A favorite comfort food my mother used to make when I was growing up was Julia Child’s salmon gratin. Made with canned salmon, it was a go-to pantry dish. I loved the rich flavors of salmon with gruyere, shallots and mushrooms sautéed in butter, and subtle hints of white vermouth and oregano. We always ate it over white rice, but when I started cooking it on my own I discovered that it’s even more delicious served over nutty brown rice. But truth be told, even though the flavors of Julia’s gratin are scrumptious, the texture of this dish is a bit mushy and the appearance a bit sludge-like. Recently I was inspired to experiment with those flavors when I cooked up some hulless golden barley from my bean and grain CSA. The nutty bite of the grain seemed to call out for rich, gooey salmon and cheese, but instead of a gratin, I decided to try combining them into salmon cakes. And to capture the creamy mushroom flavors I loved in the original dish, I made a topping of sautéed mushrooms and crème fraiche. These cakes, fried in olive oil, are rich, but not too indulgent when served over lemony greens. The patties are a little delicate and are much more manageable if you chill them thoroughly before frying them. A favorite source of canned salmon is Chuck’s Seafood in Charleston, Oregon (http://www.chucksseafood.com), where they cans their own locally caught Chinook salmon. —Fairmount_market
12 salmon cakes (about 4 entrees or more appetizers)
barley (best is golden hulless, or use pearled barley)
medium sized shallot
gruyere cheese, grated
salt and freshly ground pepper
mushroom cream and garnish
dry white vermouth
salt and freshly ground pepper
fresh lemon juice
In This Recipe
The evening before, heat a skillet over medium heat. Toast the barley in the dry skillet, stirring, for a few minutes until it starts to give off a toasted fragrance. Transfer to a bowl and add cold water to cover and let the barley soak. The next day, remove any loose hulls that have floated to the top and drain of the water. Add 2 cups fresh water and a generous pinch of salt, bring the barley to a simmer, and cook, covered, for about 30 minutes, stirring occasionally. Check the barley for doneness. It will probably still need another 5 to 10 minutes to cook, but if it is still quite watery, you can remove the lid at this point and finish cooking while letting more of the liquid evaporate. When the barley is tender but still has a firm bite, turn it off. You will have more that you need for the recipe, so save some for salads or as a side dish or freeze for another batch of salmon cakes. Measure out one cup of cooked barley for this recipe and transfer to a large bowl and allow it to cool.
Peel and chop the shallot in a small dice. Heat a skillet over medium heat, melt 1 Tbsp of butter, and sauté the shallots, with a pinch of salt, until very soft, but do not let them brown. Add these to the bowl with the barley.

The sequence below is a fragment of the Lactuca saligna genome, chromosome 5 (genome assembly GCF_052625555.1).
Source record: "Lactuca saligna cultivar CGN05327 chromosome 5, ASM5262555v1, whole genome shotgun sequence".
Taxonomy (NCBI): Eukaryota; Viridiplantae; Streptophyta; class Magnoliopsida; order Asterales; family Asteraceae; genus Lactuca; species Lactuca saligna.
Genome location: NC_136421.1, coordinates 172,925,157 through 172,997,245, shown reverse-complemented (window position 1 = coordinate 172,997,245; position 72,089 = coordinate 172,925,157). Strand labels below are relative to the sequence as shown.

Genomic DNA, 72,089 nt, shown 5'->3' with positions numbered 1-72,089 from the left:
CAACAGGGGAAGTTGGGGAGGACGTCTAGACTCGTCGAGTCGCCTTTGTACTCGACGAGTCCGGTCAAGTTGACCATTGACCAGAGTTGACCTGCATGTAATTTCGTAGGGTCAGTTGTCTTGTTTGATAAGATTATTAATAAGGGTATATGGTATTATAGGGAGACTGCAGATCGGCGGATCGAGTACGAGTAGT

Clean and slice the mushrooms. In the same pan that you cooked the shallots, melt another Tbsp of butter and now sauté the mushrooms over medium heat, with a pinch of salt and plenty of freshly ground black pepper. Let the mushrooms release their own juices and keep cooking them until the liquid cooks down. Now add the white vermouth and cook the mushrooms until this has cooked down. Turn off the mushrooms and let them cool. When the mushrooms have cooled, put them in a food processor with the crème fraiche and pulse a few times to create a textured paste. Reserve the mushroom cream for serving.
Now your barley should be cooled down enough to mix in an egg. Then mix in the grated gruyere cheese, oregano leaves, salt and freshly ground pepper. Break the salmon into flakes with a fork and gently mix this into the batter, along with the juices. Now use your hands to gently mix in about ½ cup panko, or more if the batter feels to moist. Form the batter into 12 two patties, about two inches wide. Roll these in more panko and place them on a parchment paper or silpat covered cookie sheet and chill them in the refrigerator for at least 30 minutes.
Heat a skillet over medium high heat. Add about 4 Tbsp of olive oil to generously cover the bottom of the pan. When the oil is shimmering, place half of the cakes into the pan. Now leave them along for a good 5-8 minutes until they are nicely browned (don’t be tempted to flip them too soon). Flip and cook until the second side is nicely browned as well.
While the salmon bakes are cooking, toss the salad greens with lemon juice and a small pinch of salt, and arrange on plates. When the salmon cakes are done cooking, place on the bed of greens and top each cake with a large dollop of the mushroom cream. Enjoy.
I'm a biology professor and mother of two, and in my (limited) free time I love to cook, which is much more forgiving than laboratory science. Last year I helped start a farmers market in my neighborhood, and to promote it, I created a food blog: fairmountmarket.blogspot.com. I enjoy the challenge of coming up with recipes for local, seasonal ingredients and finding fun ways to cook with my children.